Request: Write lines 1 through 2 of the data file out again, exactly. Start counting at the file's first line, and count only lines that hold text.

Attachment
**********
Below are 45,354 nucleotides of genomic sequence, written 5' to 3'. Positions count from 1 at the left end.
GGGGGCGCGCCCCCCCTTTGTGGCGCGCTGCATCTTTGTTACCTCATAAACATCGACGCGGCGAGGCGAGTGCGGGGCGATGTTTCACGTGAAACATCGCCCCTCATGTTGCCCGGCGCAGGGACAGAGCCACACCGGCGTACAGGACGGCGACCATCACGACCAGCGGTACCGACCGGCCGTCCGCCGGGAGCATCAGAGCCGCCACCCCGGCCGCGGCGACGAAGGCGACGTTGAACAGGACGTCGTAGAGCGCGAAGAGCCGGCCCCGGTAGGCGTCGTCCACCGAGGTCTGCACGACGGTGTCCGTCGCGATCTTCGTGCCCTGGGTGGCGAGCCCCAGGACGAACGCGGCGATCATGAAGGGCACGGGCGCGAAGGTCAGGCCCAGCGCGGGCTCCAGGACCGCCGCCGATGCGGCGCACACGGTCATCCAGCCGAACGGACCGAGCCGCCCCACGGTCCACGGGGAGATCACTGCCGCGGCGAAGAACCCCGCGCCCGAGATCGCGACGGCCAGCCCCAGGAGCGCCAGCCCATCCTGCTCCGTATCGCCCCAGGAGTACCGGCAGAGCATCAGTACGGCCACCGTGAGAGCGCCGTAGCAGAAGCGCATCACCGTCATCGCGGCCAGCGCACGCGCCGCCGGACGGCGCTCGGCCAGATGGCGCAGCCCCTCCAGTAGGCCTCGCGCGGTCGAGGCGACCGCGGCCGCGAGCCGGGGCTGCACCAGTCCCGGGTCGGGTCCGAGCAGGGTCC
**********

Below are 45,354 nucleotides of genomic sequence, written 5' to 3'. Positions count from 1 at the left end.
GGGGGCGCGCCCCCCCTTTGTGGCGCGCTGCATCTTTGTTACCTCATAAACATCGACGCGGCGAGGCGAGTGCGGGGCGATGTTTCACGTGAAACATCGCCCCTCATGTTGCCCGGCGCAGGGACAGAGCCACACCGGCGTACAGGACGGCGACCATCACGACCAGCGGTACCGACCGGCCGTCCGCCGGGAGCATCAGAGCCGCCACCCCGGCCGCGGCGACGAAGGCGACGTTGAACAGGACGTCGTAGAGCGCGAAGAGCCGGCCCCGGTAGGCGTCGTCCACCGAGGTCTGCACGACGGTGTCCGTCGCGATCTTCGTGCCCTGGGTGGCGAGCCCCAGGACGAACGCGGCGATCATGAAGGGCACGGGCGCGAAGGTCAGGCCCAGCGCGGGCTCCAGGACCGCCGCCGATGCGGCGCACACGGTCATCCAGCCGAACGGACCGAGCCGCCCCACGGTCCACGGGGAGATCACTGCCGCGGCGAAGAACCCCGCGCCCGAGATCGCGACGGCCAGCCCCAGGAGCGCCAGCCCATCCTGCTCCGTATCGCCCCAGGAGTACCGGCAGAGCATCAGTACGGCCACCGTGAGAGCGCCGTAGCAGAAGCGCATCACCGTCATCGCGGCCAGCGCACGCGCCGCCGGACGGCGCTCGGCCAGATGGCGCAGCCCCTCCAGTAGGCCTCGCGCGGTCGAGGCGACCGCGGCCGCGAGCCGGGGCTGCACCAGTCCCGGGTCGGGTCCGAGCAGGGTCC